Professor Guglielmo Meardi, expert in Industrial Relations at Warwick Business School, comments on how the political crisis in Italy is affecting Europe's financial markets.
“Italy's economy has stagnated since the adoption of the Euro in 1999, in a way that has no precedents in its whole history. People's disaffection with Italian governments and the EU are therefore understandable, but the currently proposed solutions (massive tax cuts and massive benefit increases, asking for more EU solidarity and threatening to leave) are very contradictory. Whether through a new government or new elections, it is essential for stability and credibility hat political trade-offs are made clearer”.
PhD student Lorenzo Genito of Politics & International Studies discusses the potential impact that the so-called Italian populist parties could have on financial instability, depending on how they campaign with respect to the Euro in the upcoming elections.
"Though still remote, the chances of Italy leaving the euro have never been so high. Italy’s two main Eurosceptic parties, the League and 5 Star Movement, have together obtained more than half the seats in the two houses of the Italian Parliament in this year's elections. In the past, both parties have been advocating for Italy’s exit from the single currency, on the basis that the EU’s fiscal rules are too tight and have impaired the country’s economic recovery from the financial crisis. Although both parties backtracked on their previous claims and did not openly campaign to leave the single currency, the upcoming executive will most likely have the highest share of Eurosceptic figures than any other government in Italian post-war history. As the chances of Italy leaving the euro are higher than ever, what consequences would such an event have on global financial stability?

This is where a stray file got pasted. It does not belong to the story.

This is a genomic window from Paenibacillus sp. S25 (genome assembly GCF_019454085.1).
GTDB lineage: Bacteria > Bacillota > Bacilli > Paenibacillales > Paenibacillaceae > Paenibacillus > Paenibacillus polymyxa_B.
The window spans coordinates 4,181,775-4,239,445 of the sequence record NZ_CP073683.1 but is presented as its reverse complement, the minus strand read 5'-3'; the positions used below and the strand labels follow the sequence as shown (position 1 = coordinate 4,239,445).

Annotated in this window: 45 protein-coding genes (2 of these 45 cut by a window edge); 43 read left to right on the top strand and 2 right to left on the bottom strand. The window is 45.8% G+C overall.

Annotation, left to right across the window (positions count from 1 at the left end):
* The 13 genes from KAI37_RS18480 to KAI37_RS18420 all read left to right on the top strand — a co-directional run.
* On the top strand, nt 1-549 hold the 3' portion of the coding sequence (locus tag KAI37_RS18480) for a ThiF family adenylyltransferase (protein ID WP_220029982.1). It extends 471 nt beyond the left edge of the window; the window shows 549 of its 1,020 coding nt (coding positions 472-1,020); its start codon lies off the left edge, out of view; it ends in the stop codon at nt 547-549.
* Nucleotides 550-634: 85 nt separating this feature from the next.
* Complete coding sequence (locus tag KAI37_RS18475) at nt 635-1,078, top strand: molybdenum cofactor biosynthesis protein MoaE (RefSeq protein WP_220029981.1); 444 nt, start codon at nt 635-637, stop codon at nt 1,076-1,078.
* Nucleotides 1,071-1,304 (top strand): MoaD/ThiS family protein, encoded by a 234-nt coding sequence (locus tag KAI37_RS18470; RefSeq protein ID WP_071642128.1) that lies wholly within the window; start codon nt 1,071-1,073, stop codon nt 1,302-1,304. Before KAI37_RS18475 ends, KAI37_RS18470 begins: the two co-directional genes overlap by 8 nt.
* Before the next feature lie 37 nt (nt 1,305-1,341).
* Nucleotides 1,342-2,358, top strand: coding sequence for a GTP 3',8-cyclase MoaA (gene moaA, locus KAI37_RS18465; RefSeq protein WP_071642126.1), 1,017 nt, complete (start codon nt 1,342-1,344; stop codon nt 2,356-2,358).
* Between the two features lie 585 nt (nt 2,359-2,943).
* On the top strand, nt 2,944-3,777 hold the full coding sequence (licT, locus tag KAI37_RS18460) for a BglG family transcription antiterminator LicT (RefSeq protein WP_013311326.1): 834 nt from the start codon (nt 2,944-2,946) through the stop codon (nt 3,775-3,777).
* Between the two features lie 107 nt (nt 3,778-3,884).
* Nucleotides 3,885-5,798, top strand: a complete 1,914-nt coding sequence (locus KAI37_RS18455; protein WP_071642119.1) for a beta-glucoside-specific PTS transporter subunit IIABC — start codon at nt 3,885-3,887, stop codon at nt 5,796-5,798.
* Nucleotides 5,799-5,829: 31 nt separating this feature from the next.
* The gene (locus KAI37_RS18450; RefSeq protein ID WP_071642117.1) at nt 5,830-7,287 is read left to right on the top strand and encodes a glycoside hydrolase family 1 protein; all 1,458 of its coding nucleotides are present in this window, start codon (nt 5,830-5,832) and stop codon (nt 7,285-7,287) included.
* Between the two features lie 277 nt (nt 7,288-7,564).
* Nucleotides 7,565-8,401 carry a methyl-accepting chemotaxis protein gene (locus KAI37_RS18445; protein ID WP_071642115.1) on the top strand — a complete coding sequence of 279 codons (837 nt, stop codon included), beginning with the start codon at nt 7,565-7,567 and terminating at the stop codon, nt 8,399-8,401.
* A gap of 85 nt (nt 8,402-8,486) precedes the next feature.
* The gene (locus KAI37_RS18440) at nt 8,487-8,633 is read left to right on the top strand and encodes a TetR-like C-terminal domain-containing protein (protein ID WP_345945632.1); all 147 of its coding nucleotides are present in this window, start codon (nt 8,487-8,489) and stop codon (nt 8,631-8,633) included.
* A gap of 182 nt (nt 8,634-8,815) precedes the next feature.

Italy has one of the Eurozone’s largest government debts, currently standing at around €2.4tr, or 133% of GDP. For comparison, Greek sovereign debt (which caused great concern during the Eurozone crisis), stands at roughly €0.34tr (at over 170% of GDP). Crucially, putting on the sides questions regarding debt sustainability, Italy’s government paper alone underpins around 10% of the guarantee (collateral) in the Eurozone’s interbank lending market, which is the key market segment where banks access short-term funding. In short, Italian government bonds are of vital importance in the provision of liquidity in the Eurozone’s financial market. Should Italy actually leave the euro, investors would likely begin a massive sell-offs of Italian government bonds, due to the lack of guarantee that Italy’s new currency would maintain its value in the future. Thus, aside from driving the cost of Italy’s public debt servicing to the roof (which, however, could in part be offset by devaluing the new currency), Italy’s exit from the euro could severely damage the Eurozone’s liquidity in financial markets. Such developments would likely lead to a sudden halt in credit, which may trigger a financial crisis. Such a financial collapse could hardly be contained by the European Central Bank, however, having exhausted most of its monetary policy tools and without sufficient resources to purchase enough Italian government debt to make any significant difference. Given the interconnections between the Eurozone and other global markets, a new Eurozone crisis could quickly spread to the US and Asia, triggering a full-blown global financial crisis".